Milken Institute Launches COVID-19 Treatment and Vaccine Tracker

Ben Bergman

Ben Bergman is the newsroom's senior finance reporter. Previously he was a senior business reporter and host at KPCC, a senior producer at Gimlet Media, a producer at NPR's Morning Edition, and produced two investigative documentaries for KCET. He has been a frequent on-air contributor to business coverage on NPR and Marketplace and has written for The New York Times and Columbia Journalism Review. Ben was a 2017-2018 Knight-Bagehot Fellow in Economic and Business Journalism at Columbia Business School. In his free time, he enjoys skiing, playing poker, and cheering on The Seattle Seahawks.

Milken Institute Launches COVID-19 Treatment and Vaccine Tracker

While the world eagerly waits for any sign of a cure to COVID-19, the Santa Monica-based Milken Institute has launched a publicly accessible spreadsheet to help the public and policymakers track progress of possible treatments and vaccines. It is developed and maintained by FasterCures, a division of Milken, along with an advisory council of former FDA chiefs, industry leaders, and a Nobel Laureate researcher.


"As we're following what's going on in research and development, there was so much out there that we felt like it would be a public service for interested stakeholders to pull it all together," Brenda Huneycutt, Director of FasterCures, told dot.LA.

The treatments and vaccines aren't listed in any particular order. FasterCures did not want to be put in the position of ranking which treatments show the most potential or endorsing certain approaches.

"That's for the experts," said Huneycutt. "We can't say which ones are most promising because things are changing so quickly."

This week, the first patients in a clinical trial for a potential COVID-19 vaccine were given shots at Kaiser Permanente Research Institute in Seattle. Experts have said a treatment will likely be developed before a vaccine, which could take up to a year to get to the public, according to the U.S. FDA Commissioner Stephen Hahn.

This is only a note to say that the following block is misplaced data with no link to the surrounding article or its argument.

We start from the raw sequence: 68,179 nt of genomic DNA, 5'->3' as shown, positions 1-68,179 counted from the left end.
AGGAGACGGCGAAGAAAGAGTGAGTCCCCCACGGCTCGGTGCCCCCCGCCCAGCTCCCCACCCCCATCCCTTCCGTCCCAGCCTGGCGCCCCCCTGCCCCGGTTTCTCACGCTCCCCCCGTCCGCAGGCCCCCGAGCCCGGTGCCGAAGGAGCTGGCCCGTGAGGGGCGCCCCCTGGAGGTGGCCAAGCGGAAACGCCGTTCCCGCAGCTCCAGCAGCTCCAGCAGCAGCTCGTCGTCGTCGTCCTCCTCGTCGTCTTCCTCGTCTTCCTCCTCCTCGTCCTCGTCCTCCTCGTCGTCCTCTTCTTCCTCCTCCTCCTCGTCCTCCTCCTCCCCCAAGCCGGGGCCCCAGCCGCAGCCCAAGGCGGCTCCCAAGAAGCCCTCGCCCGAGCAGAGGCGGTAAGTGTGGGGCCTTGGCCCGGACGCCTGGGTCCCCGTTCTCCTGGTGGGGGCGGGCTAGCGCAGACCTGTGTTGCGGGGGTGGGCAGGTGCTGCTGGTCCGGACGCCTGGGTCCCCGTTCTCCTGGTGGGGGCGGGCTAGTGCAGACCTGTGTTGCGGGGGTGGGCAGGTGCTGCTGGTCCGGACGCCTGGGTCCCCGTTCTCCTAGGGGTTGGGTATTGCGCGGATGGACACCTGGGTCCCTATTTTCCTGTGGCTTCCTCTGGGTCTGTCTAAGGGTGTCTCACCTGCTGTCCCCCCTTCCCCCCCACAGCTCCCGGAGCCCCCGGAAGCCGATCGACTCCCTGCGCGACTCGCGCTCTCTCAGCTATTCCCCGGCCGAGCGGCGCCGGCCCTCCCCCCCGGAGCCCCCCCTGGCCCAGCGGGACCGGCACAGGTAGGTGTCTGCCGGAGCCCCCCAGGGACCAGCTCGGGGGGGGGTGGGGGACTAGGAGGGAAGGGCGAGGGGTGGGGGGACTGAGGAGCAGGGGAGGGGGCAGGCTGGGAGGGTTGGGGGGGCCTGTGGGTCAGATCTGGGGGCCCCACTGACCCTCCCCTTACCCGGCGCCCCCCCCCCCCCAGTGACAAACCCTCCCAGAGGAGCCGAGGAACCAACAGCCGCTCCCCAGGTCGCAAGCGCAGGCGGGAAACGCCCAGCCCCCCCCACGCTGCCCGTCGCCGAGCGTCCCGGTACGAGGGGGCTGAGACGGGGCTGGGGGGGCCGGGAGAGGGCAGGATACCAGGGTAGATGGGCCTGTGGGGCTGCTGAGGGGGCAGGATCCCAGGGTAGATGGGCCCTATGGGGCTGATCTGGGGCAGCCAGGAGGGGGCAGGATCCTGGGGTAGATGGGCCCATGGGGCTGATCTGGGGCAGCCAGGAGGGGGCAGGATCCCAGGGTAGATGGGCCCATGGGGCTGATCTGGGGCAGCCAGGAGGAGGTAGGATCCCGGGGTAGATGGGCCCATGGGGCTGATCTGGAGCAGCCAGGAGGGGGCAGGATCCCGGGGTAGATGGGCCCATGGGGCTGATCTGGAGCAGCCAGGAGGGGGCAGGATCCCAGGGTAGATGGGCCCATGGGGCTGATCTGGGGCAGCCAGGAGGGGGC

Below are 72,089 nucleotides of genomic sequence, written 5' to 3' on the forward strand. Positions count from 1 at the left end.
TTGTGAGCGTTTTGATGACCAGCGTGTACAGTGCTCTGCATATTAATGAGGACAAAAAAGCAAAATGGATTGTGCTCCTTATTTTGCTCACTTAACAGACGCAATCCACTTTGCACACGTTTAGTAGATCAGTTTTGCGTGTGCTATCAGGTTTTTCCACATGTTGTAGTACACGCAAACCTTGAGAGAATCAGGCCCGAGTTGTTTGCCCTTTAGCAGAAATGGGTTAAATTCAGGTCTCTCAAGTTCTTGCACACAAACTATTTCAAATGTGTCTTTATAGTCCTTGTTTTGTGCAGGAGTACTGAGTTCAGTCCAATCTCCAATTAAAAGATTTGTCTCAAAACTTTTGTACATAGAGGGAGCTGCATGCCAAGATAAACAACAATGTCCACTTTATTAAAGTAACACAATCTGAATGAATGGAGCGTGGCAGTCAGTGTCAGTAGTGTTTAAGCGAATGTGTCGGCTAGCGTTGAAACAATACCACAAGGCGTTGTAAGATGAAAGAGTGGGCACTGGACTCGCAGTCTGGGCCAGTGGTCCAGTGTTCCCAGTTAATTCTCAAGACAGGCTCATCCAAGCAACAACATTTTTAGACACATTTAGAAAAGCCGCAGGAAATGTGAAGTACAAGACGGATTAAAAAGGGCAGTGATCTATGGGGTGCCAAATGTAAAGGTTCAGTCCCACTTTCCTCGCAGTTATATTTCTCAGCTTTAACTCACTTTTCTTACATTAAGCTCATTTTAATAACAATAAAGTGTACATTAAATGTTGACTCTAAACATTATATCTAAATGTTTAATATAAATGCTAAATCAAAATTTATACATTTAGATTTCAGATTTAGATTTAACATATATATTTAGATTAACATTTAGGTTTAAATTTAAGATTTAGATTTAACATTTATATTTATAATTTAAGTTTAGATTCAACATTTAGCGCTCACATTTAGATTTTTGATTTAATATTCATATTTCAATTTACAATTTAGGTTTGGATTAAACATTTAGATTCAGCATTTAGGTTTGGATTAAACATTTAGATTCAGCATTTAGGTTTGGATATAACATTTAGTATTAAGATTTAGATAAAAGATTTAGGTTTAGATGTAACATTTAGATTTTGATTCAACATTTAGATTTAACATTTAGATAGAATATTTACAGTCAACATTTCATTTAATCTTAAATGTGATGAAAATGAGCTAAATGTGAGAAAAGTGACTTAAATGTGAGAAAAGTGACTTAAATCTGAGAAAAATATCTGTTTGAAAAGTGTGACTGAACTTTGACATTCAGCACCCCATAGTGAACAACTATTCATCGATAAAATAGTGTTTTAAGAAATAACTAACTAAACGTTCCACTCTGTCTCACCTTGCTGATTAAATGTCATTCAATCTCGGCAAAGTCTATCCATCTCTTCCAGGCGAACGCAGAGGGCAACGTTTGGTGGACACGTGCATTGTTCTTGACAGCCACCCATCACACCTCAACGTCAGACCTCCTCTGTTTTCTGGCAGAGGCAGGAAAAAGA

FasterCures will continue updating the list, which will grow – hopefully sooner rather than later – to include FDA-approved remedies.

"We seek to accelerate efforts to find new treatments or vaccines, amplify what's working, hold the system and its players accountable, and expand the global discussion about how to create durable, long term solutions," Esther Krofah, executive director of FasterCures, said in a statement. "COVID-19 is putting that approach to the test. We hope to be a resource promoting effective approaches and strategies."

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Behind Her Empire: Sprinkles Cupcake Co-Founder Candace Nelson On Finding Your Market Niche

Yasmin Nouri

Yasmin is the host of the "Behind Her Empire" podcast, focused on highlighting self-made women leaders and entrepreneurs and how they tackle their career, money, family and life.

Each episode covers their unique hero's journey and what it really takes to build an empire with key lessons learned along the way. The goal of the series is to empower you to see what's possible & inspire you to create financial freedom in your own life.

​Sprinkles' Founder Candace Nelson
image courtesy of Candace Nelson

With multiple TLC shows devoted to them, and high-end bakeries popping up all over the country, it’s hard to imagine there was ever a time when cupcake brands weren’t a thing.

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Akenta Health Seeks to Bridge the Health Care Gap for LA’s Latino Community

Amrita Khalid
Amrita Khalid is a tech journalist based in Los Angeles, and has written for Quartz, The Daily Dot, Engadget, Inc. Magazine and number of other publications. She got her start in Washington, D.C., covering Congress for CQ-Roll Call. You can send tips or pitches to amrita@dot.la or reach out to her on Twitter at @askhalid.
Akenta Health Seeks to Bridge the Health Care Gap for LA’s Latino Community
Photo by CDC on Unsplash

Just 6% of doctors and surgeons in In L.A. County identifies as Hispanic. Considering the county has the largest Latino community in the U.S., comprising roughly 49% of the population, the shortage of Spanish-speaking physicians has long been an issue. Akenta Health — a mobile health care platform geared toward Latinos that set up shop in Los Angeles this year — is hoping to change that.

“Language can help with empathy,” said founder and CEO Marco Paschina. “But if you go see a doctor that doesn’t speak your language, it’s very hard to create that empathy.”

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https://twitter.com/askhalid

Here’s What it’s Like to Take a Conference Call in Virtual Reality

Samson Amore

Samson Amore is a reporter for dot.LA. He holds a degree in journalism from Emerson College and previously covered technology and entertainment for TheWrap and reported on the SoCal startup scene for the Los Angeles Business Journal. Send tips or pitches to samsonamore@dot.la and find him on Twitter @Samsonamore.

Here’s What it’s Like to Take a Conference Call in Virtual Reality
Photo: Mesmerise

I’m standing in the center of my home office, feeling the full weight of the Oculus Quest 2 headset slouching on my forehead as I prepare for my first-ever virtual reality meeting.

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